“Sycamores, Nature’s Rendition”

John Ruskin, many would assert, was the 19th century’s most famous art critic, though his reputation at that time as a polymath and contemporary Renaissance man elevated him into other spheres of ideas and endeavors. An extraordinary draftsman, watercolorist and philosopher, he championed the interrelationship of nature, art and society, positing:
“Nature is painting for us, day after day, pictures of infinite beauty.” J. Ruskin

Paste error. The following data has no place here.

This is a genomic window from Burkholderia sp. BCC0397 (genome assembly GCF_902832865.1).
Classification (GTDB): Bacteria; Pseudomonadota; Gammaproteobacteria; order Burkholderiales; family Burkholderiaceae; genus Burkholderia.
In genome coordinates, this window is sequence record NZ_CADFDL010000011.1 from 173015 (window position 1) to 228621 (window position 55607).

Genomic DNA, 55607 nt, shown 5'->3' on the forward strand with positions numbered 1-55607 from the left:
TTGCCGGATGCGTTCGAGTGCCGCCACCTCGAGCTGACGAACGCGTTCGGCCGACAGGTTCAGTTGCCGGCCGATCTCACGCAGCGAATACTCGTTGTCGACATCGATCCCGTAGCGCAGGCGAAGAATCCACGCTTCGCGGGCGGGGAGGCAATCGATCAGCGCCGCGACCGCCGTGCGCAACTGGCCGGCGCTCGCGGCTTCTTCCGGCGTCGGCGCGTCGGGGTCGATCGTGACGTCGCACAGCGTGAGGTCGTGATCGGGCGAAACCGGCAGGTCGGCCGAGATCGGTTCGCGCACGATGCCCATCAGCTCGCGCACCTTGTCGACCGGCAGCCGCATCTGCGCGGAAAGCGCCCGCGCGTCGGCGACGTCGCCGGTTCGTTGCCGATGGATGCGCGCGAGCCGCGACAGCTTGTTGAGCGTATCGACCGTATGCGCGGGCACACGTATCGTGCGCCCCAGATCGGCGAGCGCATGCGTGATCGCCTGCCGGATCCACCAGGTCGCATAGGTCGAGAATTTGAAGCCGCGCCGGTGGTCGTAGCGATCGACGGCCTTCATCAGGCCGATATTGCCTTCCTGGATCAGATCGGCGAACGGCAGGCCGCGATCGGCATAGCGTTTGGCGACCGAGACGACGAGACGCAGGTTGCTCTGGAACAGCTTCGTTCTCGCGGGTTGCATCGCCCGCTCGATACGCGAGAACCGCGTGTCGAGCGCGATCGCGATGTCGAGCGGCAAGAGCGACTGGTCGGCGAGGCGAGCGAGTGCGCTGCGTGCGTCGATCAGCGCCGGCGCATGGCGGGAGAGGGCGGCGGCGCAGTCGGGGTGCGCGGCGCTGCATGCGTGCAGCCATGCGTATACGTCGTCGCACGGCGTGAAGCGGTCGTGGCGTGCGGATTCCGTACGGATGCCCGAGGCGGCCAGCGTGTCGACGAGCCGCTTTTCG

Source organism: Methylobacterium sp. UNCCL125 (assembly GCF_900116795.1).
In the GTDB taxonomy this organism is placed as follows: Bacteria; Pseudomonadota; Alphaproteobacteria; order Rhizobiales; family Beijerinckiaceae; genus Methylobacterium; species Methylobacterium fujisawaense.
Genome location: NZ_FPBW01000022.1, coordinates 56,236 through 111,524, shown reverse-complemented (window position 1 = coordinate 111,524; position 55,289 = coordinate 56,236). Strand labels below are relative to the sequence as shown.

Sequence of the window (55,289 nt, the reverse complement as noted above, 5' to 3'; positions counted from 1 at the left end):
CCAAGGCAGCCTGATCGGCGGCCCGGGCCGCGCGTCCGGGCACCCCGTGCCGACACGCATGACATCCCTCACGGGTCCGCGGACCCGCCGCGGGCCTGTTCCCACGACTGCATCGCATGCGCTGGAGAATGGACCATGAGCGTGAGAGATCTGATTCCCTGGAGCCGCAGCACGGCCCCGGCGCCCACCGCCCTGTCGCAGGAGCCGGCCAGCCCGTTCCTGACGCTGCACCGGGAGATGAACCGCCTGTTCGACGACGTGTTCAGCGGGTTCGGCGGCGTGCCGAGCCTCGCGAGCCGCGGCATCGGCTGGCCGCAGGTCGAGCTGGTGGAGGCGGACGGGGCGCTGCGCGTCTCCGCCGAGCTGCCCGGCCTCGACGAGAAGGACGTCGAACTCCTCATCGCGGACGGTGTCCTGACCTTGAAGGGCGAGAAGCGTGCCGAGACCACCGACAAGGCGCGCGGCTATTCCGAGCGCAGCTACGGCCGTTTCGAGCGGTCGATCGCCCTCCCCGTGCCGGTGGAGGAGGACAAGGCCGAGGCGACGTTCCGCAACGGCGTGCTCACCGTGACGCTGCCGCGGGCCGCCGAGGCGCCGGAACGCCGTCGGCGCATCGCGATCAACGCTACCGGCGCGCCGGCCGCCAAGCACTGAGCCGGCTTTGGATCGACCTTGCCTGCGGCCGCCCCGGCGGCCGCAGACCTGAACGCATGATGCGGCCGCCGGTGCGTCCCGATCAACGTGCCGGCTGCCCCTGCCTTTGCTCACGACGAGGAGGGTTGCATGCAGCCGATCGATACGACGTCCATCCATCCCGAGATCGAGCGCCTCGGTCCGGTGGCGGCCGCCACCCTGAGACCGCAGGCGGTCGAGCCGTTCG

In the spirit of his observation and my own obsession with American Sycamores, I post this image taken yesterday late in the day after a light snow collected in the crevices and shadows of the forest floor just above the banks of the Chagrin River. These images are eerily reminiscent of Gustav Klimt’s slightly abstract portrayal of trees, especially the beech and birch forests that attracted him.

I would note there is no saturation or Photoshop compensation here, simply “nature painting for us … pictures of infinite beauty.”